Over the years, the sweatshirt faded out of view, until, in 2020, an odd thing happened: it suddenly became a hot fashion item at the hands of gen Z. On Instagram and TikTok, stylish young influencers started posting photos and videos of themselves wearing Gap hoodies. Suddenly these hoodies looked rather hip and cool. The YouTube star Emma Chamberlain posted a series of photos of herself on Instagram, her expression oscillating between detached, sleepy, and slightly mournful, as she stood next to a pool wearing white bikini bottoms and a navy Gap logo hoodie. The post received more than 2.4 million likes.

Over the next few months, numerous influencers incorporated the sweatshirt into their outfits on social media. Barbara Kristoffersen, a Danish influencer with almost 748,000 followers on Instagram, wore a brown Gap hoodie with wide-leg brown pants and a matching Louis Vuitton handbag. The UK-based Lucy Page, with 12,400 followers on Instagram, wore it with cow-print pants and chunky sneakers. “I wish I could tell my younger self that she’ll be back to wearing GAP hoodies in the future,” Page wrote on Instagram.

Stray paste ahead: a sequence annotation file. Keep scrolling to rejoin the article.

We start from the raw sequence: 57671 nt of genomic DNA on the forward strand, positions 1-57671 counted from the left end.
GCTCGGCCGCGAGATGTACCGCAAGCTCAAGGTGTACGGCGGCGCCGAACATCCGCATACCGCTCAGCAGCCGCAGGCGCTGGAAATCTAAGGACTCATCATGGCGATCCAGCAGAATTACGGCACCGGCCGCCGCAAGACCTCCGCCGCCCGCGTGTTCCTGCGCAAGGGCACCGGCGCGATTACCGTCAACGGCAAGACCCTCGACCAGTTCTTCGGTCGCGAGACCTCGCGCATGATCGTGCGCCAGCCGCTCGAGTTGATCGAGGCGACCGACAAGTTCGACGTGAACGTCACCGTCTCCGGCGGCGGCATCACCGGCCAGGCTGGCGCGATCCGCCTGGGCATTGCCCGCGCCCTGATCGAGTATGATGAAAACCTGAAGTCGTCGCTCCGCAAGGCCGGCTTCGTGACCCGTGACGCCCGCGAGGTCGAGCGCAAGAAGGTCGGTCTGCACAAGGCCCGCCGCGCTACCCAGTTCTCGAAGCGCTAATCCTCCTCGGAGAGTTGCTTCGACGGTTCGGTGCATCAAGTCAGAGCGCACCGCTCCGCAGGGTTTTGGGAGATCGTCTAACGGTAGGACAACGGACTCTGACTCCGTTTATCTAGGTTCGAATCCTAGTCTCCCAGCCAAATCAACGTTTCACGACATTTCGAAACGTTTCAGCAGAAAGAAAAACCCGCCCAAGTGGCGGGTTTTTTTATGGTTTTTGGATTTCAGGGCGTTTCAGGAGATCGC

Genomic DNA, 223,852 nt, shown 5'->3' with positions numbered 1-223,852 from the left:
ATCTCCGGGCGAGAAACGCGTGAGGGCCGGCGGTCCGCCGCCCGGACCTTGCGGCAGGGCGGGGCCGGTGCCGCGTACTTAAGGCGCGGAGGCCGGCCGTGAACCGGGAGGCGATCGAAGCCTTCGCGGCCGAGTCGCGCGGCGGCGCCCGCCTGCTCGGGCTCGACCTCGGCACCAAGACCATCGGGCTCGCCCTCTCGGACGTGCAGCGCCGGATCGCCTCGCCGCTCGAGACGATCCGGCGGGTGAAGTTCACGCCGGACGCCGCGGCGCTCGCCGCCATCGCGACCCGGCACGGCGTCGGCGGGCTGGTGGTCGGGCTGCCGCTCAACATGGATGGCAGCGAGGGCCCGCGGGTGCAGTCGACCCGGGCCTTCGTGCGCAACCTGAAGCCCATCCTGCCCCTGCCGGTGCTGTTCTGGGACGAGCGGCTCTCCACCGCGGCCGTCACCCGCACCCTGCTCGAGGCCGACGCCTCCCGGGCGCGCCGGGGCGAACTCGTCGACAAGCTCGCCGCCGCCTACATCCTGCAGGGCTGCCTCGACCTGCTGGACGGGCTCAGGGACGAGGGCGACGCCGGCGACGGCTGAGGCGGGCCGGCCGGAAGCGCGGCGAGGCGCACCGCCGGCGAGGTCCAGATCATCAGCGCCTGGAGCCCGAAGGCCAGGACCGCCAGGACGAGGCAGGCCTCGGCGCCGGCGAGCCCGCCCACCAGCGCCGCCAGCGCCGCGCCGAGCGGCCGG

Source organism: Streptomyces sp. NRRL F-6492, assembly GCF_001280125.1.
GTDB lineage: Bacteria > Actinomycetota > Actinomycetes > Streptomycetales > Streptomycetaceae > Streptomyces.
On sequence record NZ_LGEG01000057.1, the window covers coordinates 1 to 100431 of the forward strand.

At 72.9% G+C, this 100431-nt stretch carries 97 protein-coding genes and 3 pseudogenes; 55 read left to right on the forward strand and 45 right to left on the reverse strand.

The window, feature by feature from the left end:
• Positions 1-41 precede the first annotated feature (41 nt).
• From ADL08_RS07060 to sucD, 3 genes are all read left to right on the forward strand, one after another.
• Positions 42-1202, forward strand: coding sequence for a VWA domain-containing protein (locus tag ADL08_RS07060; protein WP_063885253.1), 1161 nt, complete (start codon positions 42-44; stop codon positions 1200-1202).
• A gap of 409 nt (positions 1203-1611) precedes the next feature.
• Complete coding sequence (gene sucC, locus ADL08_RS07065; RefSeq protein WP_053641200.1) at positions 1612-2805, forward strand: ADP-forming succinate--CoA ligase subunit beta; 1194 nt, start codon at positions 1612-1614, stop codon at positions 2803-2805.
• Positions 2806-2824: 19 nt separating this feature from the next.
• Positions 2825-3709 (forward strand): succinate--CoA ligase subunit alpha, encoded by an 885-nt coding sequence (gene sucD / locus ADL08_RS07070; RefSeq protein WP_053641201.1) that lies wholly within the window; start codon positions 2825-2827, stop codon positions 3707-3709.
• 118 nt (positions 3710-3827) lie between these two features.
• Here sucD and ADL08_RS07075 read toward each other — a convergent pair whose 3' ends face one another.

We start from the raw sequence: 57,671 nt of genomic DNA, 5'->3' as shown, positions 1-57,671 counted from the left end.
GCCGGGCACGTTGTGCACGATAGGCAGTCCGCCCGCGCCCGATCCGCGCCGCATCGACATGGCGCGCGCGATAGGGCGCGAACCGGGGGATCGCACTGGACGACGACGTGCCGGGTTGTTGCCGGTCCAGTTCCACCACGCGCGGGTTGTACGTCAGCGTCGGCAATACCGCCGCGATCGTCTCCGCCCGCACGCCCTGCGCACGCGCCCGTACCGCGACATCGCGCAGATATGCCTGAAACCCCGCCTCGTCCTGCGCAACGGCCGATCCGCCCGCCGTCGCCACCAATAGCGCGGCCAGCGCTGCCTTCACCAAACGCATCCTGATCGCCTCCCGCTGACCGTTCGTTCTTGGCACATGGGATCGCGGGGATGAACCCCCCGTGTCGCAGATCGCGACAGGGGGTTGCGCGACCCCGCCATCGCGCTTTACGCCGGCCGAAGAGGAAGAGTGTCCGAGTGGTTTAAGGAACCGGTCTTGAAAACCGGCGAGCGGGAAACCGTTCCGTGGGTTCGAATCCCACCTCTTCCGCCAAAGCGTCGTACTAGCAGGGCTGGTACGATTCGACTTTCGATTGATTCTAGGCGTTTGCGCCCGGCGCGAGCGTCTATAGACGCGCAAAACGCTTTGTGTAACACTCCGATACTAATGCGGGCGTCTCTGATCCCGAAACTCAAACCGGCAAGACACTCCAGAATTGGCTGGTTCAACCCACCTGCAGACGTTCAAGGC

Soon enough, TikTok’s amateur fashion commentators were declaring the Gap logo hoodie a full-on trend. What happens on fashion TikTok tends to be fleeting, but sometimes these trends are signs of broader shifts in the culture. Natalie Langhorne, who posts fashion-related videos on TikTok, told me that conditions were prime for a Gap comeback. Young shoppers were going wild for logo-heavy clothes from brands like Nike, Gucci and Louis Vuitton, and, chronically nostalgic for the recent past, they were adopting “Y2K fashion” in droves. “Gap literally fits all of that criteria,” said Langhorne, who is 24 and lives in Philadelphia. Influencers were making Gap hoodies the focal point of their outfits, elevating them from an everyday default to a fashion statement. Last summer, hoping to capitalise on this flurry of interest, Gap released a limited edition version of the brown logo hoodie and asked TikTok users to vote for the next colour. Influencers like Kristoffersen started featuring the hoodie in Instagram posts sponsored by Gap; Langhorne has received several sweatshirts as a gift from the brand.